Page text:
If you have trouble casting a given line on a particular rod and are wondering if perhaps the line is too light, there’s an easy way to tell. Put the reel with the line you want to cast on the rod, strip out 20-25′ of it, and flip it out in front of you. Lift into your backcast with a nice sharp stop and let the line fall to the ground behind you. Do not look back or forward cast, just let it drop.
Flip the line back out in front of you and do it again, three or four more times. What you’re looking for is that little ‘tug’ on the backcast that says that the rod is being bent by the line’s mass and the line has fully straightened out behind you. If you aren’t feeling a tug with 20-25’ of line out, it doesn’t matter what is written on the rod —the line is too light. Try the next line weight up. Once you are feeling the ‘tug’ of a fully loaded rod, you have the correct line weight for that rod.
Think of the rod as a spring that needs to be fully loaded in order to cast well. If you want to use too light a line for the rod, there’s nothing wrong with that. You’ll just have to work harder to load the spring, meaning more arm motion on the back and forward casts, along with harder stops at both ends of the cast. It’s best to let the rod do as much of the work as possible. With longer casts, you can use a lighter line to load the rod — shorter casts can be made easier by using a heavier weight line. And don’t worry — you can’t break a rod even by using a line several weights above the recommended one.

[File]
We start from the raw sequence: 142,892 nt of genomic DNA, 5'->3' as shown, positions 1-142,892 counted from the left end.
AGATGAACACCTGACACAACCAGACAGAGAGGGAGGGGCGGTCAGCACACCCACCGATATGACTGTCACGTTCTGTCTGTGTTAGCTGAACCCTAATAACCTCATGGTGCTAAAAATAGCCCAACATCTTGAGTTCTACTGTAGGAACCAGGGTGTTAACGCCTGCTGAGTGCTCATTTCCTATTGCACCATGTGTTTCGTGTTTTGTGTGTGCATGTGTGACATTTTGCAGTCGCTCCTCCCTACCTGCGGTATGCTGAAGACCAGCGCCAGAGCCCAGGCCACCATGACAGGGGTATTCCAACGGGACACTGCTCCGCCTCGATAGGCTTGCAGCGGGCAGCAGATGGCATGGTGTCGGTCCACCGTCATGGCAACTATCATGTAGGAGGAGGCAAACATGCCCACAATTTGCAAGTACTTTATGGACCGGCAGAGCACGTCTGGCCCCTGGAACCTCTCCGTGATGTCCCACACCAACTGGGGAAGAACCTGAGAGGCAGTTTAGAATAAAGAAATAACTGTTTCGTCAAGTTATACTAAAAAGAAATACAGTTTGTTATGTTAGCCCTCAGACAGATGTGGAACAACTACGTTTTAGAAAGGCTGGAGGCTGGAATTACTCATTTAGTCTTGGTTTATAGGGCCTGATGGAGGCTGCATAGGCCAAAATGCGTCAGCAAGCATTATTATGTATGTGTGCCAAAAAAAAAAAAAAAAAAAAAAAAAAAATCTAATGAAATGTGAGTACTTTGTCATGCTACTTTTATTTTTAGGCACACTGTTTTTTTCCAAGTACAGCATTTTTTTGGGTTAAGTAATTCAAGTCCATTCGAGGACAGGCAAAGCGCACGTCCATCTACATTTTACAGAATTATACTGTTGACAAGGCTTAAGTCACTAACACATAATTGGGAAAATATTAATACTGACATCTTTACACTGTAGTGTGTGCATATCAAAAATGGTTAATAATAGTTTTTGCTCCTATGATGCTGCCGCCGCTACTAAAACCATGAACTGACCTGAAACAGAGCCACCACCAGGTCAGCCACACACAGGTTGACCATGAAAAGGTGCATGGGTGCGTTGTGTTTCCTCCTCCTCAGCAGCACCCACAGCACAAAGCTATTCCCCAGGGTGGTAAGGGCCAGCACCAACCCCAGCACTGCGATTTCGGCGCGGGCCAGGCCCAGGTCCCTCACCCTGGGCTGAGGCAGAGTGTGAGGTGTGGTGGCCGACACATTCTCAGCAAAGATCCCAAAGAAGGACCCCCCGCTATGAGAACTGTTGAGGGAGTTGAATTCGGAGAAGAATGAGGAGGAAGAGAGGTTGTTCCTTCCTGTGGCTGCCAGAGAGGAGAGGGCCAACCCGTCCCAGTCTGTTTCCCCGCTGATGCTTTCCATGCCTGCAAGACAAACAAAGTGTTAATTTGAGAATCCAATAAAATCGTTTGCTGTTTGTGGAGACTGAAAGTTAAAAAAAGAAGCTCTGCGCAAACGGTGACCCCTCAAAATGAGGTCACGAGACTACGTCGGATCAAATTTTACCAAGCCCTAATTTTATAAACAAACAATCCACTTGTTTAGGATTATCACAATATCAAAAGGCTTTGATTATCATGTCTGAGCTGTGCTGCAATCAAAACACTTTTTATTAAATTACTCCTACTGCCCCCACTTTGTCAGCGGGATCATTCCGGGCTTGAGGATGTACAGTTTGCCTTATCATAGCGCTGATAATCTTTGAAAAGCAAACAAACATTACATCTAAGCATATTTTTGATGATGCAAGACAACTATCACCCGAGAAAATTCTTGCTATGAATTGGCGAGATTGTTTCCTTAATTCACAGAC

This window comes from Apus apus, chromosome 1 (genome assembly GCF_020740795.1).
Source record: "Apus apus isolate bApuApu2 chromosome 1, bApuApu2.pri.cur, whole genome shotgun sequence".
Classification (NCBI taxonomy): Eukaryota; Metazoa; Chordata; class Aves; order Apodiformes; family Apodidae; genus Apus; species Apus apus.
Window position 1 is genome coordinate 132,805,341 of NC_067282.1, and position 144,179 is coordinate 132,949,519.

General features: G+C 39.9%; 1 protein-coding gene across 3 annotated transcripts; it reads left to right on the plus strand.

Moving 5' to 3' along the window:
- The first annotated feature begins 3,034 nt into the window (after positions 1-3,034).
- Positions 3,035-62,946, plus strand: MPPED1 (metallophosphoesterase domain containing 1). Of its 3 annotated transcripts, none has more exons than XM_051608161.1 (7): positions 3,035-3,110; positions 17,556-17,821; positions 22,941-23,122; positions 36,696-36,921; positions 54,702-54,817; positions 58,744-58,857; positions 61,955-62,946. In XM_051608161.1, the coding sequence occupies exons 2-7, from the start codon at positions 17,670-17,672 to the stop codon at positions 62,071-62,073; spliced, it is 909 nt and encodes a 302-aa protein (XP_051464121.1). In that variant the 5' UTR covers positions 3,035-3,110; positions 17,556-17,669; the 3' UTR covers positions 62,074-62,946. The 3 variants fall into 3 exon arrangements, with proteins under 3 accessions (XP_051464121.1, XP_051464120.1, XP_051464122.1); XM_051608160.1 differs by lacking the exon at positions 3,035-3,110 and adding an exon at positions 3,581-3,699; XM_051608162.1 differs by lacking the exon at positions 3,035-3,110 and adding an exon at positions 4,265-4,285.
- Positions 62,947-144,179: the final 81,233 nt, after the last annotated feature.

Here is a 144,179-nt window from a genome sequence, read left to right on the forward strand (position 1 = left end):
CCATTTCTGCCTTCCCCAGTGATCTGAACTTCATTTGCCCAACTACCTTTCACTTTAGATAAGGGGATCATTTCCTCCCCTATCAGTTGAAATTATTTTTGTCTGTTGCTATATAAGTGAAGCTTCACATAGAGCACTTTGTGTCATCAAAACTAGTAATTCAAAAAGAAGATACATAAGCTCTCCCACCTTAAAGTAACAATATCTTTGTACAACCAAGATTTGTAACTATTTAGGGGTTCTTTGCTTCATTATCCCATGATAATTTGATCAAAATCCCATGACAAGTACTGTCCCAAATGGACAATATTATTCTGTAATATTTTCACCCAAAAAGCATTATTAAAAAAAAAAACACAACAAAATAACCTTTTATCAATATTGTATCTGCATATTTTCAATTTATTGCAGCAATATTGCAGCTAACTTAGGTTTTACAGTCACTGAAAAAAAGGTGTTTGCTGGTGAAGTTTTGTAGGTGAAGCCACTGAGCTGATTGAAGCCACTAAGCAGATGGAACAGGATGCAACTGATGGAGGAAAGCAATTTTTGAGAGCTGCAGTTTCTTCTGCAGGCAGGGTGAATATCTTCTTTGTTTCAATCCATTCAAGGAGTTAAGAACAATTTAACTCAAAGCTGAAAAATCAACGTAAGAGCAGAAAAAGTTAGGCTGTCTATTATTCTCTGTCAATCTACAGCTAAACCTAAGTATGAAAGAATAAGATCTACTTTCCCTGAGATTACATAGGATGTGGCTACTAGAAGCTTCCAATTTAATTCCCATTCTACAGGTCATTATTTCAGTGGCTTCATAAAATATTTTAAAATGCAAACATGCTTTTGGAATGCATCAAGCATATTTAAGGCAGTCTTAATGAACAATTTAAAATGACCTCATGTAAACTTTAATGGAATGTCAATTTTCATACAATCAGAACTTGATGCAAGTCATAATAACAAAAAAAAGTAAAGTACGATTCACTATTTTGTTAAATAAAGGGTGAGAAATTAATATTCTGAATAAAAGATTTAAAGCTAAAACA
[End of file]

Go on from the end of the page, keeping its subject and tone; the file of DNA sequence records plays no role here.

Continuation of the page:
Do you have fly fishing tips to share?
We are seeking submissions for a new monthly column we’re calling “Tackle Tips.” Our first entry is above, so you can get an idea of what we’re looking for. If you would like to share tips and tricks on any aspect of fly fishing, send us an article! Submissions should be no longer than 350 words. Bonus points if you also send us an image to use with your article. If you’re interested, send us an email.
By Kevin Haney